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The last time you bought a new printer how much thought did you give to the overall cost of that printer? Did you check the cost of the cartridges, or how many pages each would yield? Probably not! Most people buy printers on impulse. Some even buy the least expensive printer they can find and then when the cartridges run out of ink they buy a new printer for $50.00 instead of paying $60-$70 for new cartridges. This may me a little exaggerated but you get the idea. The first thing to consider when you are buying a new printer is what you will be printing. Is your priority documents? Then you may want to consider a laser printer. Laser printers in days gone by would cost upwards of $1000. My first printer was a HP IIP that listed for around $900 and was as slow as the proverbial molasses. Today an HP P2035n can be had for under $300 and is network ready. This means you can plug it into your router and access it from any computer in your home or office. The cartridge for this printer is  about $90.00 each, which sounds expensive but will yield about 2300 pages.  That works out to less than 4 cents per page. The P1005 runs about $130 but the cartridges run around $70.00 and yield only 1500 pages for a per page cost of 4.7 cents. A comparable inkjet will run as little as $70.00 (HP D4360) but when you consider the advertised standard cartridge (black only) at $15.00, wow what a bargain! Look again, the cartridge yields only 200 pages, that is 7.5 cents per page. Add the color cartridge and it averages 8 cents per page. Now on the P2035n if you want to buck-up and pay $165 for the high yield cartridge the cost per page drops to 2.5 cents.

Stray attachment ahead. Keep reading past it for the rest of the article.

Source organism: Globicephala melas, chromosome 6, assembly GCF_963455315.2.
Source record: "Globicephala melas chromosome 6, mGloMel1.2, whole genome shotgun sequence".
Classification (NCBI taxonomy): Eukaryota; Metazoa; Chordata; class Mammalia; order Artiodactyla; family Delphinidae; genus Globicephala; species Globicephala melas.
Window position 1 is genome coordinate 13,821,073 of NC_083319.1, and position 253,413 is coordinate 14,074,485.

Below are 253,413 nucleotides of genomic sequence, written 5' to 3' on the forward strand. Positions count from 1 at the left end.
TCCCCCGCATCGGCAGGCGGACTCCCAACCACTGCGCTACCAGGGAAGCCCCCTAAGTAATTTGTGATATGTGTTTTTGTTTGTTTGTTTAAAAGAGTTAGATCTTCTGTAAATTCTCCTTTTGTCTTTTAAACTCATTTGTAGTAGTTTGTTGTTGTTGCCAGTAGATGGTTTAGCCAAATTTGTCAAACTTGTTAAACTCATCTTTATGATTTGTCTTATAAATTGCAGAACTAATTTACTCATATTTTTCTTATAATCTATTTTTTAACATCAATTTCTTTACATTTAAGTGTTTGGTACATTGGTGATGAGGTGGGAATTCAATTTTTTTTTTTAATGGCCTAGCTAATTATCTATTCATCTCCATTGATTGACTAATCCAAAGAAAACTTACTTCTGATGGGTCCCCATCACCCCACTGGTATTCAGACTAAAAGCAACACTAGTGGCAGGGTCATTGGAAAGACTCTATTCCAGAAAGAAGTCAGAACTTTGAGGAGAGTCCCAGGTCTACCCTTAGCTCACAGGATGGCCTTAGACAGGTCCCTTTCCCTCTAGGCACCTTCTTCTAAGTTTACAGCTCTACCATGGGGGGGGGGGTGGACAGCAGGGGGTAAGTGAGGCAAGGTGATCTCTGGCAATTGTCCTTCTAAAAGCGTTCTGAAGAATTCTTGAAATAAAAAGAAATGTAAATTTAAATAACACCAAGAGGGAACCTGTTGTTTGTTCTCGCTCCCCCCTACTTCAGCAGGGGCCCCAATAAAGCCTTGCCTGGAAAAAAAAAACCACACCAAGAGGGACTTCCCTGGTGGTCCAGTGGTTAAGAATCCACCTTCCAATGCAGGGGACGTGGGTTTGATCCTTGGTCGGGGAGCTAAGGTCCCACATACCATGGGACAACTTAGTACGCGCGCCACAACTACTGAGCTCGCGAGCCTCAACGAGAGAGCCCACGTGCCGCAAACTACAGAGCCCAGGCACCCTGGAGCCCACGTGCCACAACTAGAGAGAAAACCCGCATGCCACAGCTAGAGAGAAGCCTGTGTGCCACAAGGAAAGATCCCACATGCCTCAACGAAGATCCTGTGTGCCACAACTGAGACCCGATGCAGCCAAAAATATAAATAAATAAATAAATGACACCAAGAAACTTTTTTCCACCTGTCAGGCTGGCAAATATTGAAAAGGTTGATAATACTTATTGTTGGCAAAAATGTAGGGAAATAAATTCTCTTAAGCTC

Now what if you like to print photos. Now you are talking some real money. Again you must be honest with yourself. Are you going to be satisfied with just basic color photos or do you want process quality? In my experience nothing beats a true photo process centers results but their printers cost thousands, however you can get close. Epson makes a 13" wide line photo printer that prints borderless for about $300. The full set of cartridges (6 of them) will run about $120 and according to Epson the black yields 470 pages and each color 810. Well that is about 2.7 cents per page. Uhhh, not really, it averages and when you have a color printer you tend to use more ink printing pages with higher coverage so the cost will usually go up considerably. If you keep close tabs you will find your cost per page at around 15-20 cents.